Arutz Sheva conducted a special interview with Yeshiva University President Richard Joel.
"If we stand for anything as a people, first of all, it's for the yeshiva, which is about understanding Torah, understanding Jewish tradition, and understanding how it defines our lives - and frankly, gives us a covenantal mandate to make a difference in the world. And if we understand university, it's about the integrity of ideas, and knowledge that G-d also gave to the world - that we have to use, to channel, to make the contributions that we can, and help build the lives that we want to build."
"The great challenge at the great pleasure of Yeshiva University is not compartmentalizing that, and say[ing] I have my Jewish life, and I have my intellectual and academic life, and to say that we're really looking to create young people with a sense of shalaymut, a sense of wholeness."
President Joel noted that the purpose of the University is not only to help students become professionals, but to live a nuanced and meaningful life.
"We live with an enormous tension when you want to live a life of nuance - when things are not black and white, it's not Torah U'Maddah, it's not yeshiva or university [. . .] we really believe that life isn't black and white, but it's color, and that doesn't happen easily. That requires work. And how wonderful to have an institution, a great university, which provides a cauldron for that kind of creation that models for young people how to live their lives."
President Joel defined Orthodoxy as a balanced way of life - not of "picking and choosing" between Torah and the modern world, but as a natural way of thinking which synthesizes both.
"I believe Modern Orthodoxy is not a default term. I actually don't know why we need the term 'Modern,' we are Orthodox without adjectives. But what that means, is that the Torah was given to us v'chai be'hem, to live in this world. I think the wisdom of the world was given to us as well. And I think the great opportunity of what we call 'Modern Orthodoxy' is what I like to call Torah U'Maddah Li'Chatchilah, not b'diavad."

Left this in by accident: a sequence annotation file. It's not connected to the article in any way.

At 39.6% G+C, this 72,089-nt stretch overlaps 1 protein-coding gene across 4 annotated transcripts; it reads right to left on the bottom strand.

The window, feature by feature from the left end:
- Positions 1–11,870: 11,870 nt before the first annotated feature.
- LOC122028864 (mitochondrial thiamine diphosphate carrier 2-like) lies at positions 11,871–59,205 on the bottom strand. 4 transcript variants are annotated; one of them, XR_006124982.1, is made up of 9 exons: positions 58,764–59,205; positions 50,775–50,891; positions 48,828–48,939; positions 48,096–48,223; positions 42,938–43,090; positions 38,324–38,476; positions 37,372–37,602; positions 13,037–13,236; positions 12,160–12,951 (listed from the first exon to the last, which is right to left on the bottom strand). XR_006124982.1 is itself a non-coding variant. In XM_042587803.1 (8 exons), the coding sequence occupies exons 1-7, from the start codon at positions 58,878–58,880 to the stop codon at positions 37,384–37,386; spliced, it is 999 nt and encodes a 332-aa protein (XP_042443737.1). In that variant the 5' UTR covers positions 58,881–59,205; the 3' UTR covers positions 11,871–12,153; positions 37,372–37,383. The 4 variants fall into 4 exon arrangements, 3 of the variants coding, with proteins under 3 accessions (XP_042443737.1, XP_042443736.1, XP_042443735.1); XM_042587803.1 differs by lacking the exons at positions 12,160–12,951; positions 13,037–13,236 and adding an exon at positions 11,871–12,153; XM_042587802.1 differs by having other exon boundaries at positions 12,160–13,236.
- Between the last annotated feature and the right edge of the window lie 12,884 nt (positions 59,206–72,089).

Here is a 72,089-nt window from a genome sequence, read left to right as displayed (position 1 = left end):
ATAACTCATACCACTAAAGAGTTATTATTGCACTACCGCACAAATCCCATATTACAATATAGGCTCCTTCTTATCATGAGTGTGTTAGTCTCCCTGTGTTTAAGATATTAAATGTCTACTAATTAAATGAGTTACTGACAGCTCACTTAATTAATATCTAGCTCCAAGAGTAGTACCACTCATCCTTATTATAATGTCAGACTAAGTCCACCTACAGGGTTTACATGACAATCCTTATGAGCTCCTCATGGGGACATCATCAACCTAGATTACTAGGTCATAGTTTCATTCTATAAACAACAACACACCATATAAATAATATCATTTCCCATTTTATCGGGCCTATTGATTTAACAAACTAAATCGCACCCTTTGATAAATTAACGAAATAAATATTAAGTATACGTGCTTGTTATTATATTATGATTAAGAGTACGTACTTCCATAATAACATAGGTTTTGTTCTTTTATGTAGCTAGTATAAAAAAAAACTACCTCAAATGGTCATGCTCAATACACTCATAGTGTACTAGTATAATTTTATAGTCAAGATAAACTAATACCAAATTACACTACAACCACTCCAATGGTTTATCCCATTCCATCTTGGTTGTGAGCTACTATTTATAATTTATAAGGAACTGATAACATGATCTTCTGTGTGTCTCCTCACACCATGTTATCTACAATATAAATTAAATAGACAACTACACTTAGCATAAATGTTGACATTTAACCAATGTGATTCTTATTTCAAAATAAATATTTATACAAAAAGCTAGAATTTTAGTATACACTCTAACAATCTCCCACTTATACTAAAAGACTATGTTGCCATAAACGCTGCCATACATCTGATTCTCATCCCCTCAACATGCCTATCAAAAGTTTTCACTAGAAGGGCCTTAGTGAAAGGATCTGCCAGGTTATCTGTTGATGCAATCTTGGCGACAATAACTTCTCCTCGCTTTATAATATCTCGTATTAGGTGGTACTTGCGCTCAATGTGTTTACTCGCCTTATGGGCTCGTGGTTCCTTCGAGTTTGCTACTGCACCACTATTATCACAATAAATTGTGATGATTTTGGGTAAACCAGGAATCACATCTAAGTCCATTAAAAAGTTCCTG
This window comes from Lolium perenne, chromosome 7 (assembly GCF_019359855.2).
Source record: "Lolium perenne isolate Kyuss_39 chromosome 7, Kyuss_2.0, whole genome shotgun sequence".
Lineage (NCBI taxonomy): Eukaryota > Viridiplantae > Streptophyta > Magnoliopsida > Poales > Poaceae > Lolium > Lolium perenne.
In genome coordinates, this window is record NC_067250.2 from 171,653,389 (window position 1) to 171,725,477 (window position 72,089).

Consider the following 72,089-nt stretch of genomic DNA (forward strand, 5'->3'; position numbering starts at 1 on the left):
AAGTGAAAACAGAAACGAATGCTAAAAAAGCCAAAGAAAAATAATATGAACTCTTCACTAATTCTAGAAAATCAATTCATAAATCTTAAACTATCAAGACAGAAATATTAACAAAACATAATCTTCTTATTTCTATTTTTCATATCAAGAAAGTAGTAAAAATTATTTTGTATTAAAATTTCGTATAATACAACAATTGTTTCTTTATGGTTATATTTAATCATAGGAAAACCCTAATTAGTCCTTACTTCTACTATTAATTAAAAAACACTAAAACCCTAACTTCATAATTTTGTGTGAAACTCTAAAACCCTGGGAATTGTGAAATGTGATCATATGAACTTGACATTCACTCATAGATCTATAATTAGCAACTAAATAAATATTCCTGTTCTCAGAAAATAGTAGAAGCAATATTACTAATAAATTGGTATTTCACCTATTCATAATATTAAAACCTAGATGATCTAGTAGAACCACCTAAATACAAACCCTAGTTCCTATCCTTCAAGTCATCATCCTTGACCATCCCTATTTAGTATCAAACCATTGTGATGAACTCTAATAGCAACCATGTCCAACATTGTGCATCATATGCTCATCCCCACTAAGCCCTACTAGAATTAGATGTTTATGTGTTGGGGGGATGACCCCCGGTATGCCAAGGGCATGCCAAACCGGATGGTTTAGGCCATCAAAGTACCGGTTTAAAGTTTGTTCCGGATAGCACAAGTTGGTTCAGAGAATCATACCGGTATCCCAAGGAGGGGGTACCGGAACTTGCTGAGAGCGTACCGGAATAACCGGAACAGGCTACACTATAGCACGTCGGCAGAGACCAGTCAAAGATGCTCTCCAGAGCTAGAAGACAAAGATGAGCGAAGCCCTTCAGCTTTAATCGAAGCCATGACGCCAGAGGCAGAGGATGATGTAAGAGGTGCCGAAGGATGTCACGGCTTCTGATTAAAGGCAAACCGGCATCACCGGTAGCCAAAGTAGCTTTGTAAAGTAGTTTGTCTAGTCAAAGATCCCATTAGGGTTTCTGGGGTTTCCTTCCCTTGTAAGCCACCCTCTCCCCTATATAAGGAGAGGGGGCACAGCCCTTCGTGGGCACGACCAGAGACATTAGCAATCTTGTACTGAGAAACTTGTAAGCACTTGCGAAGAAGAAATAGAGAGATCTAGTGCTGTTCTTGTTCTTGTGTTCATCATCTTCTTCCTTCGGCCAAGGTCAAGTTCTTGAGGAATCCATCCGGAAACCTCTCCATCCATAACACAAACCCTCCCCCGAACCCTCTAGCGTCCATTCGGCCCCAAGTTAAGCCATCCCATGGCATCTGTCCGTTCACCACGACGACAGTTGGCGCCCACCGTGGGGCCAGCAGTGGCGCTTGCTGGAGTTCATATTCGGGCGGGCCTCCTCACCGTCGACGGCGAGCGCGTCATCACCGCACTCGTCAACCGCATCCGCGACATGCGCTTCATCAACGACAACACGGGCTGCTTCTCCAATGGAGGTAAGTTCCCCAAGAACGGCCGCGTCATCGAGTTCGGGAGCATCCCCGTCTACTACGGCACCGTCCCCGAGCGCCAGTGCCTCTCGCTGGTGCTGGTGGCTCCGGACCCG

"I think we believe that Torah is a launching pad, and we get to look at all the gifts of the world through the lens of Torah - and, through doing that, fulfill our mandate of being a light unto the nations."
Leaders, according to President Joel, take this message and use their power to take responsibility for making the world a better place.
"I think that leaders are not [defined as] someone who has followers, but as someone who takes responsibility," he said. "And I think this is a generation which, in some ways, has been gifted and burdened with an entitlement culture. And also with a culture that says, 'don't believe in anything, if it feels good, do it.'"
"I don't think that's what young people want," he continued. "I don't think this is what this generation wants. Particularly in a world where mass communication and technology has made the world very small, it has also made each individual feel somehow anonymous."